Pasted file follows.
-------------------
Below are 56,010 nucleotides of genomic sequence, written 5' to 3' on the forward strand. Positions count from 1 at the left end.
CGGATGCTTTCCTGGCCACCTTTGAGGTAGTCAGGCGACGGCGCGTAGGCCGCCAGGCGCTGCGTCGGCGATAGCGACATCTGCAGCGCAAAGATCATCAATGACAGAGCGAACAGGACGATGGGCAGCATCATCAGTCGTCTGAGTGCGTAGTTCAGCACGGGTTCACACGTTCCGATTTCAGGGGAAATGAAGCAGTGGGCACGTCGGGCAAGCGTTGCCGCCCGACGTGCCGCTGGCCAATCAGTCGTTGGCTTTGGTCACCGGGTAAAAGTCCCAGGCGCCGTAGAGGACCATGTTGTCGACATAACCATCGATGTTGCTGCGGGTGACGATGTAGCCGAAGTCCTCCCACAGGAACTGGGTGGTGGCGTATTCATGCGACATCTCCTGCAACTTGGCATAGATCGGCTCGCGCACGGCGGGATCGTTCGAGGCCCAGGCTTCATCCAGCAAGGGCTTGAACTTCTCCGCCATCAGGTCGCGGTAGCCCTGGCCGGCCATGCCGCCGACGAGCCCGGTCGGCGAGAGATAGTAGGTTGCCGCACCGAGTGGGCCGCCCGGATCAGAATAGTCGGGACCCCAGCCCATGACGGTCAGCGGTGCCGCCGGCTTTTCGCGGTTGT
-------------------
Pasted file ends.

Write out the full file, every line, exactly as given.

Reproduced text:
Below are 56,010 nucleotides of genomic sequence, written 5' to 3' on the forward strand. Positions count from 1 at the left end.
CGGATGCTTTCCTGGCCACCTTTGAGGTAGTCAGGCGACGGCGCGTAGGCCGCCAGGCGCTGCGTCGGCGATAGCGACATCTGCAGCGCAAAGATCATCAATGACAGAGCGAACAGGACGATGGGCAGCATCATCAGTCGTCTGAGTGCGTAGTTCAGCACGGGTTCACACGTTCCGATTTCAGGGGAAATGAAGCAGTGGGCACGTCGGGCAAGCGTTGCCGCCCGACGTGCCGCTGGCCAATCAGTCGTTGGCTTTGGTCACCGGGTAAAAGTCCCAGGCGCCGTAGAGGACCATGTTGTCGACATAACCATCGATGTTGCTGCGGGTGACGATGTAGCCGAAGTCCTCCCACAGGAACTGGGTGGTGGCGTATTCATGCGACATCTCCTGCAACTTGGCATAGATCGGCTCGCGCACGGCGGGATCGTTCGAGGCCCAGGCTTCATCCAGCAAGGGCTTGAACTTCTCCGCCATCAGGTCGCGGTAGCCCTGGCCGGCCATGCCGCCGACGAGCCCGGTCGGCGAGAGATAGTAGGTTGCCGCACCGAGTGGGCCGCCCGGATCAGAATAGTCGGGACCCCAGCCCATGACGGTCAGCGGTGCCGCCGGCTTTTCGCGGTTGT